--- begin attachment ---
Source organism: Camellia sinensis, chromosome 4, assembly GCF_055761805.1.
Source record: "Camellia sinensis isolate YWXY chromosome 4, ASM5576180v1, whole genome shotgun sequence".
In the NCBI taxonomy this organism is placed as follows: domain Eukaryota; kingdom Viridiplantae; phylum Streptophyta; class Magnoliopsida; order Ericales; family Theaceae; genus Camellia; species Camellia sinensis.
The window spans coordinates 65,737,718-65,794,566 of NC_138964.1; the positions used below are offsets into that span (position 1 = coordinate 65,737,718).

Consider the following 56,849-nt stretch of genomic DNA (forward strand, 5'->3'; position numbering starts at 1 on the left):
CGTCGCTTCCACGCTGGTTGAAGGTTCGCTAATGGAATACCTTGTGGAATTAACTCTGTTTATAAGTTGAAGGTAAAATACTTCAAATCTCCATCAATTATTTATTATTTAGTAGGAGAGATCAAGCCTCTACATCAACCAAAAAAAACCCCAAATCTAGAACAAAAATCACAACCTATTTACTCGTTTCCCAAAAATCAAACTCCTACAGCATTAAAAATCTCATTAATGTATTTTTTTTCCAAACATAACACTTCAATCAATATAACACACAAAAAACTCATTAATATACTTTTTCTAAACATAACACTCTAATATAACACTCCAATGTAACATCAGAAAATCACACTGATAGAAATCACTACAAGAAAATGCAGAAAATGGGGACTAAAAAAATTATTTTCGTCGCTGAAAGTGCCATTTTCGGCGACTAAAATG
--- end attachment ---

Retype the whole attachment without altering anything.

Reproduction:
Source organism: Camellia sinensis, chromosome 4, assembly GCF_055761805.1.
Source record: "Camellia sinensis isolate YWXY chromosome 4, ASM5576180v1, whole genome shotgun sequence".
In the NCBI taxonomy this organism is placed as follows: domain Eukaryota; kingdom Viridiplantae; phylum Streptophyta; class Magnoliopsida; order Ericales; family Theaceae; genus Camellia; species Camellia sinensis.
The window spans coordinates 65,737,718-65,794,566 of NC_138964.1; the positions used below are offsets into that span (position 1 = coordinate 65,737,718).

Consider the following 56,849-nt stretch of genomic DNA (forward strand, 5'->3'; position numbering starts at 1 on the left):
CGTCGCTTCCACGCTGGTTGAAGGTTCGCTAATGGAATACCTTGTGGAATTAACTCTGTTTATAAGTTGAAGGTAAAATACTTCAAATCTCCATCAATTATTTATTATTTAGTAGGAGAGATCAAGCCTCTACATCAACCAAAAAAAACCCCAAATCTAGAACAAAAATCACAACCTATTTACTCGTTTCCCAAAAATCAAACTCCTACAGCATTAAAAATCTCATTAATGTATTTTTTTTCCAAACATAACACTTCAATCAATATAACACACAAAAAACTCATTAATATACTTTTTCTAAACATAACACTCTAATATAACACTCCAATGTAACATCAGAAAATCACACTGATAGAAATCACTACAAGAAAATGCAGAAAATGGGGACTAAAAAAATTATTTTCGTCGCTGAAAGTGCCATTTTCGGCGACTAAAATG